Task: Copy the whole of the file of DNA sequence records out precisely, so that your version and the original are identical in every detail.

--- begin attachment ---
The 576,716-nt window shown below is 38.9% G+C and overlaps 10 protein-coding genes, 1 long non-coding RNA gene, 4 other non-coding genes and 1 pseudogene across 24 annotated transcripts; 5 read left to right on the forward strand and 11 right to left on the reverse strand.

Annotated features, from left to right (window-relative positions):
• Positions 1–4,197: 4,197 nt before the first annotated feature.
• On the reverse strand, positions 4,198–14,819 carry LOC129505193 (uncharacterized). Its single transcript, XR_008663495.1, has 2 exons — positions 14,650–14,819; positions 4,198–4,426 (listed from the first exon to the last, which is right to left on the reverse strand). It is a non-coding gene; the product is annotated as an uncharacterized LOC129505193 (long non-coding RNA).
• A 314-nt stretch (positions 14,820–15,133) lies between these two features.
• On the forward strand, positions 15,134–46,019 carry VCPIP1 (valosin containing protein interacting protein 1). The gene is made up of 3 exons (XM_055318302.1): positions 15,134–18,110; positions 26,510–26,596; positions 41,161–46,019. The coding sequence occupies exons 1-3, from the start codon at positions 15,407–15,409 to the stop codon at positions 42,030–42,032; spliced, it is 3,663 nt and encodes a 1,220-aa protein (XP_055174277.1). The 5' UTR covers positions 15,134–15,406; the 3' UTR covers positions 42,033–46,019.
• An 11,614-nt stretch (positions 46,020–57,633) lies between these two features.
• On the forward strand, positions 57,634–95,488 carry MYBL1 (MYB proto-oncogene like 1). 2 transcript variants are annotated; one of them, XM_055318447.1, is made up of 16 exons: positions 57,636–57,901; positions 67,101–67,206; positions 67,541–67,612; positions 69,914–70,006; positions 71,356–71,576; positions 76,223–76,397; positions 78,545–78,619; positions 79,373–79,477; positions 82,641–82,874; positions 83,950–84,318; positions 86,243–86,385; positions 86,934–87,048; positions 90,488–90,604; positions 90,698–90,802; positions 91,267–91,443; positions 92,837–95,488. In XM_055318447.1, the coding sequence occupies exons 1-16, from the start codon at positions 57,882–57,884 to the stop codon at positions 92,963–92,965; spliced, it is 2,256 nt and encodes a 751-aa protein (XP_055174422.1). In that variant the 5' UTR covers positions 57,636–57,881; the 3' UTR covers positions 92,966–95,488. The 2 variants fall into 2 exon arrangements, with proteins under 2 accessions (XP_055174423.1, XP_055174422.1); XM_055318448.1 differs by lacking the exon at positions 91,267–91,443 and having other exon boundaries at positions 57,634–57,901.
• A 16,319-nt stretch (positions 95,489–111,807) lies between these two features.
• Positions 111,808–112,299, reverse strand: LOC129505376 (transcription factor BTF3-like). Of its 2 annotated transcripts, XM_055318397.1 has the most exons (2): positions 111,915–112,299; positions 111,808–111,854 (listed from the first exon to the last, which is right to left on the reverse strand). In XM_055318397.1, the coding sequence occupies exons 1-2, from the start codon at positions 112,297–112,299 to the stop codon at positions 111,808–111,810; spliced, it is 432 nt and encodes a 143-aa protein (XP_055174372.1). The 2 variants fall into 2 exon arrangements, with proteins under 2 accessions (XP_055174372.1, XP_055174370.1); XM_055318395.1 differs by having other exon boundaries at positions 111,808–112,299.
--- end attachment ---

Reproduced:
The 576,716-nt window shown below is 38.9% G+C and overlaps 10 protein-coding genes, 1 long non-coding RNA gene, 4 other non-coding genes and 1 pseudogene across 24 annotated transcripts; 5 read left to right on the forward strand and 11 right to left on the reverse strand.

Annotated features, from left to right (window-relative positions):
• Positions 1–4,197: 4,197 nt before the first annotated feature.
• On the reverse strand, positions 4,198–14,819 carry LOC129505193 (uncharacterized). Its single transcript, XR_008663495.1, has 2 exons — positions 14,650–14,819; positions 4,198–4,426 (listed from the first exon to the last, which is right to left on the reverse strand). It is a non-coding gene; the product is annotated as an uncharacterized LOC129505193 (long non-coding RNA).
• A 314-nt stretch (positions 14,820–15,133) lies between these two features.
• On the forward strand, positions 15,134–46,019 carry VCPIP1 (valosin containing protein interacting protein 1). The gene is made up of 3 exons (XM_055318302.1): positions 15,134–18,110; positions 26,510–26,596; positions 41,161–46,019. The coding sequence occupies exons 1-3, from the start codon at positions 15,407–15,409 to the stop codon at positions 42,030–42,032; spliced, it is 3,663 nt and encodes a 1,220-aa protein (XP_055174277.1). The 5' UTR covers positions 15,134–15,406; the 3' UTR covers positions 42,033–46,019.
• An 11,614-nt stretch (positions 46,020–57,633) lies between these two features.
• On the forward strand, positions 57,634–95,488 carry MYBL1 (MYB proto-oncogene like 1). 2 transcript variants are annotated; one of them, XM_055318447.1, is made up of 16 exons: positions 57,636–57,901; positions 67,101–67,206; positions 67,541–67,612; positions 69,914–70,006; positions 71,356–71,576; positions 76,223–76,397; positions 78,545–78,619; positions 79,373–79,477; positions 82,641–82,874; positions 83,950–84,318; positions 86,243–86,385; positions 86,934–87,048; positions 90,488–90,604; positions 90,698–90,802; positions 91,267–91,443; positions 92,837–95,488. In XM_055318447.1, the coding sequence occupies exons 1-16, from the start codon at positions 57,882–57,884 to the stop codon at positions 92,963–92,965; spliced, it is 2,256 nt and encodes a 751-aa protein (XP_055174422.1). In that variant the 5' UTR covers positions 57,636–57,881; the 3' UTR covers positions 92,966–95,488. The 2 variants fall into 2 exon arrangements, with proteins under 2 accessions (XP_055174423.1, XP_055174422.1); XM_055318448.1 differs by lacking the exon at positions 91,267–91,443 and having other exon boundaries at positions 57,634–57,901.
• A 16,319-nt stretch (positions 95,489–111,807) lies between these two features.
• Positions 111,808–112,299, reverse strand: LOC129505376 (transcription factor BTF3-like). Of its 2 annotated transcripts, XM_055318397.1 has the most exons (2): positions 111,915–112,299; positions 111,808–111,854 (listed from the first exon to the last, which is right to left on the reverse strand). In XM_055318397.1, the coding sequence occupies exons 1-2, from the start codon at positions 112,297–112,299 to the stop codon at positions 111,808–111,810; spliced, it is 432 nt and encodes a 143-aa protein (XP_055174372.1). The 2 variants fall into 2 exon arrangements, with proteins under 2 accessions (XP_055174372.1, XP_055174370.1); XM_055318395.1 differs by having other exon boundaries at positions 111,808–112,299.